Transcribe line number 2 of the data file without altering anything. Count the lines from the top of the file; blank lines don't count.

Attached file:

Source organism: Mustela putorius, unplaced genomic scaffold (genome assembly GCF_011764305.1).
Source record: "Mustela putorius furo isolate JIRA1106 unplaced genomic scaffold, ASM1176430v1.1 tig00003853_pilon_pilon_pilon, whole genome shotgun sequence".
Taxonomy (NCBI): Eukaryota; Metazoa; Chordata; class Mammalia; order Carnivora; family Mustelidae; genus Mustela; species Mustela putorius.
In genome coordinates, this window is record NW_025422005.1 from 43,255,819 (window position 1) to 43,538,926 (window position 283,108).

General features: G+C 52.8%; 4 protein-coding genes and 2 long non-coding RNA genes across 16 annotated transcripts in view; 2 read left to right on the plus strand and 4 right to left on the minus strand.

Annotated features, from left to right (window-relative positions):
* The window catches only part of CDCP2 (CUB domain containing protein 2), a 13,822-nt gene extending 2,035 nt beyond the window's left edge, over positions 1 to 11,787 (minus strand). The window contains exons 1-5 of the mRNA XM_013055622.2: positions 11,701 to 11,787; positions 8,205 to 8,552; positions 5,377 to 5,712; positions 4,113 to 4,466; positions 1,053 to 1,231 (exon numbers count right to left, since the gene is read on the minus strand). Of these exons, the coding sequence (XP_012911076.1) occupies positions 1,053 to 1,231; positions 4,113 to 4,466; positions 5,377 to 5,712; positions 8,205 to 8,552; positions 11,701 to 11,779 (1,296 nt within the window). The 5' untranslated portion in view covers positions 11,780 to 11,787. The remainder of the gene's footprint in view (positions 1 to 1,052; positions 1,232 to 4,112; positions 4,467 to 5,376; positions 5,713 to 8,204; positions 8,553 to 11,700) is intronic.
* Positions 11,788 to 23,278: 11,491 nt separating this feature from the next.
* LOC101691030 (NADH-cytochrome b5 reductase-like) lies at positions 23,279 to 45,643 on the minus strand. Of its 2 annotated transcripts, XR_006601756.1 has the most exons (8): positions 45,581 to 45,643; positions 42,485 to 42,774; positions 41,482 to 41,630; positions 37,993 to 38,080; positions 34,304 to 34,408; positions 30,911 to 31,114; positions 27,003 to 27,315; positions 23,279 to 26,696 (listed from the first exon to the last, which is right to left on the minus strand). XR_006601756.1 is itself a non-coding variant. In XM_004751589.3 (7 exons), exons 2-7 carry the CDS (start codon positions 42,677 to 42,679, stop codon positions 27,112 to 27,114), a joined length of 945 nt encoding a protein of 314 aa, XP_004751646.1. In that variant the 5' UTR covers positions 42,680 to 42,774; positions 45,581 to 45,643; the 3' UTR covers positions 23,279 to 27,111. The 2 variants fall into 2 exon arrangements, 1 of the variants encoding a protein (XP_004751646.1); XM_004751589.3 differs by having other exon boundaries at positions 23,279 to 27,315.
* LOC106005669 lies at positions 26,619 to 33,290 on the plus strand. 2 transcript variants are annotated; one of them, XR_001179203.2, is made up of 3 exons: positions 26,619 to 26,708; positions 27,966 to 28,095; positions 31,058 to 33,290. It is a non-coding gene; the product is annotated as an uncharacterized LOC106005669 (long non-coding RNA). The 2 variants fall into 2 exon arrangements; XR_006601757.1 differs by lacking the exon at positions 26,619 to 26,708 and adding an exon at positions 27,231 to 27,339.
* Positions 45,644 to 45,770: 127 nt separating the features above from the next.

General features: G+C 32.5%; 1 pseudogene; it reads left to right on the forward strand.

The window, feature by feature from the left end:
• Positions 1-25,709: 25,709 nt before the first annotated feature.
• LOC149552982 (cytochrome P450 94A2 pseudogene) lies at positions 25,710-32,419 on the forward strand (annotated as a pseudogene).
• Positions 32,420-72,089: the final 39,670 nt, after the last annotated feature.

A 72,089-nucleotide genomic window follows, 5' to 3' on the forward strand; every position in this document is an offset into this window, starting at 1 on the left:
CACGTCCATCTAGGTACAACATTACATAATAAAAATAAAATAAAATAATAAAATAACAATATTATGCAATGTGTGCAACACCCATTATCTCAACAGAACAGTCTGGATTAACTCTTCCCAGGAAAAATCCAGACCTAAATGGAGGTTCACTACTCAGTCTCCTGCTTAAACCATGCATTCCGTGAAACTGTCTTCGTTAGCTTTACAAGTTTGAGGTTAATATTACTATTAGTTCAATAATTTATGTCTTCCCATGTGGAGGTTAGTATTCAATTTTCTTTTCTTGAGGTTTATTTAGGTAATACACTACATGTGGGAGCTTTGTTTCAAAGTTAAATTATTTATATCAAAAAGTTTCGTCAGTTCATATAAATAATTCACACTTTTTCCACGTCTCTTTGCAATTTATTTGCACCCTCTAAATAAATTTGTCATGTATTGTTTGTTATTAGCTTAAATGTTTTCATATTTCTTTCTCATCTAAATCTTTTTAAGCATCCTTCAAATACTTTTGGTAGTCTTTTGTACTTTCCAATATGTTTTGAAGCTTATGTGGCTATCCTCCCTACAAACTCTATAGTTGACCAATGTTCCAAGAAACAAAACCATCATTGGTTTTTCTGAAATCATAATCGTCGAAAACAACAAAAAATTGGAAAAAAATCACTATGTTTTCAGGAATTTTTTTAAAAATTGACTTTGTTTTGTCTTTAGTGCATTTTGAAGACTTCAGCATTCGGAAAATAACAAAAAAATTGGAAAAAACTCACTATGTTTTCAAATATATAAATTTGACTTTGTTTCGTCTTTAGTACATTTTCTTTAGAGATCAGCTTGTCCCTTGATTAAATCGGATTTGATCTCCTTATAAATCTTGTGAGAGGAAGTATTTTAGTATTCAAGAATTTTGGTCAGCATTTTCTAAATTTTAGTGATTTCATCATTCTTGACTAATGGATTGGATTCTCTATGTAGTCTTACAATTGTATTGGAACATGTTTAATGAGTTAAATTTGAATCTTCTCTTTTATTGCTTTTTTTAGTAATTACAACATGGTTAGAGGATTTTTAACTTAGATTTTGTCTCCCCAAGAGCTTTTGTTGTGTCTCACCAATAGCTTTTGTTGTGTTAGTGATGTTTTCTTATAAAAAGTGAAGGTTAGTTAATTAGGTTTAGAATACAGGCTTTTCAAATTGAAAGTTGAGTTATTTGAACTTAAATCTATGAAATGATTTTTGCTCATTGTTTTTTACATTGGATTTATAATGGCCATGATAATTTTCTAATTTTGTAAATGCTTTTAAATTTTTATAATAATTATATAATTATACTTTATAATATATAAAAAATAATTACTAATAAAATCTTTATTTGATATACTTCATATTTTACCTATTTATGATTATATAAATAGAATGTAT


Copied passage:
Source record: "Mustela putorius furo isolate JIRA1106 unplaced genomic scaffold, ASM1176430v1.1 tig00003853_pilon_pilon_pilon, whole genome shotgun sequence".